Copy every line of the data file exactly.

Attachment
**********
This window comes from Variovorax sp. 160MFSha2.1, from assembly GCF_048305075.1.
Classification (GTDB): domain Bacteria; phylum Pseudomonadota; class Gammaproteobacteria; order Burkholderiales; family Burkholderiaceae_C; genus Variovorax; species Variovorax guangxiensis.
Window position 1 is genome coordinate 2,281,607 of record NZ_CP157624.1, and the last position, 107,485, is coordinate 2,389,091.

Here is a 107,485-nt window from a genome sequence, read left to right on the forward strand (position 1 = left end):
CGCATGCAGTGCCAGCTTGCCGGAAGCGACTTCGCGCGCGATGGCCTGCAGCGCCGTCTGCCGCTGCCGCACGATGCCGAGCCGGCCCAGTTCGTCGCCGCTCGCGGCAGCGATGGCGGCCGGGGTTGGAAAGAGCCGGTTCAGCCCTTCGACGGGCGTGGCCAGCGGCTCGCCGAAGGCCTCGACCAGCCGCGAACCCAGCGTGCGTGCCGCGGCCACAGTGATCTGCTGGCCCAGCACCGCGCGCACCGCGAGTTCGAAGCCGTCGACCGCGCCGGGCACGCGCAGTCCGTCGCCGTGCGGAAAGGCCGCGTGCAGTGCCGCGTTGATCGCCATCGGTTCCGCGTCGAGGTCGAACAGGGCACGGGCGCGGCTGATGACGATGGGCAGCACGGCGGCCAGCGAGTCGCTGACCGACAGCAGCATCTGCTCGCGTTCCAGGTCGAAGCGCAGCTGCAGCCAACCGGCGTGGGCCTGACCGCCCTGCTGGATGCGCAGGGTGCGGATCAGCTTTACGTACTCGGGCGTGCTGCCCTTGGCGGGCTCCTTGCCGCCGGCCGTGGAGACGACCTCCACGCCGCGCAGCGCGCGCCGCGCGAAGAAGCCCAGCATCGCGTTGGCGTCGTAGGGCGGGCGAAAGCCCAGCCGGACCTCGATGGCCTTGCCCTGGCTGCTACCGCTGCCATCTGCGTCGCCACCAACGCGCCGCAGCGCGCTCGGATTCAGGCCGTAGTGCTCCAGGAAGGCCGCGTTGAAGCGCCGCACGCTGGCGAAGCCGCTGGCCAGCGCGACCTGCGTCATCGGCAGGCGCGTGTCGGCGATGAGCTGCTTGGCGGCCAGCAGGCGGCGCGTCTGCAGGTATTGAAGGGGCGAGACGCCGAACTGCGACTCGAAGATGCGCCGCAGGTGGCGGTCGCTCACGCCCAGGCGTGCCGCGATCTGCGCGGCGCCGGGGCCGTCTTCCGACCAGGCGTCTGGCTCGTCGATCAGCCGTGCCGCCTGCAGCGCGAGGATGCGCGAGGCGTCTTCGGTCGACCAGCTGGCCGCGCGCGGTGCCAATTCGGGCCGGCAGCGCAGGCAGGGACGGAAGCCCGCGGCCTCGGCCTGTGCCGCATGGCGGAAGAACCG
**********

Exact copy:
This window comes from Variovorax sp. 160MFSha2.1, from assembly GCF_048305075.1.
Classification (GTDB): domain Bacteria; phylum Pseudomonadota; class Gammaproteobacteria; order Burkholderiales; family Burkholderiaceae_C; genus Variovorax; species Variovorax guangxiensis.
Window position 1 is genome coordinate 2,281,607 of record NZ_CP157624.1, and the last position, 107,485, is coordinate 2,389,091.

Here is a 107,485-nt window from a genome sequence, read left to right on the forward strand (position 1 = left end):
CGCATGCAGTGCCAGCTTGCCGGAAGCGACTTCGCGCGCGATGGCCTGCAGCGCCGTCTGCCGCTGCCGCACGATGCCGAGCCGGCCCAGTTCGTCGCCGCTCGCGGCAGCGATGGCGGCCGGGGTTGGAAAGAGCCGGTTCAGCCCTTCGACGGGCGTGGCCAGCGGCTCGCCGAAGGCCTCGACCAGCCGCGAACCCAGCGTGCGTGCCGCGGCCACAGTGATCTGCTGGCCCAGCACCGCGCGCACCGCGAGTTCGAAGCCGTCGACCGCGCCGGGCACGCGCAGTCCGTCGCCGTGCGGAAAGGCCGCGTGCAGTGCCGCGTTGATCGCCATCGGTTCCGCGTCGAGGTCGAACAGGGCACGGGCGCGGCTGATGACGATGGGCAGCACGGCGGCCAGCGAGTCGCTGACCGACAGCAGCATCTGCTCGCGTTCCAGGTCGAAGCGCAGCTGCAGCCAACCGGCGTGGGCCTGACCGCCCTGCTGGATGCGCAGGGTGCGGATCAGCTTTACGTACTCGGGCGTGCTGCCCTTGGCGGGCTCCTTGCCGCCGGCCGTGGAGACGACCTCCACGCCGCGCAGCGCGCGCCGCGCGAAGAAGCCCAGCATCGCGTTGGCGTCGTAGGGCGGGCGAAAGCCCAGCCGGACCTCGATGGCCTTGCCCTGGCTGCTACCGCTGCCATCTGCGTCGCCACCAACGCGCCGCAGCGCGCTCGGATTCAGGCCGTAGTGCTCCAGGAAGGCCGCGTTGAAGCGCCGCACGCTGGCGAAGCCGCTGGCCAGCGCGACCTGCGTCATCGGCAGGCGCGTGTCGGCGATGAGCTGCTTGGCGGCCAGCAGGCGGCGCGTCTGCAGGTATTGAAGGGGCGAGACGCCGAACTGCGACTCGAAGATGCGCCGCAGGTGGCGGTCGCTCACGCCCAGGCGTGCCGCGATCTGCGCGGCGCCGGGGCCGTCTTCCGACCAGGCGTCTGGCTCGTCGATCAGCCGTGCCGCCTGCAGCGCGAGGATGCGCGAGGCGTCTTCGGTCGACCAGCTGGCCGCGCGCGGTGCCAATTCGGGCCGGCAGCGCAGGCAGGGACGGAAGCCCGCGGCCTCGGCCTGTGCCGCATGGCGGAAGAACCG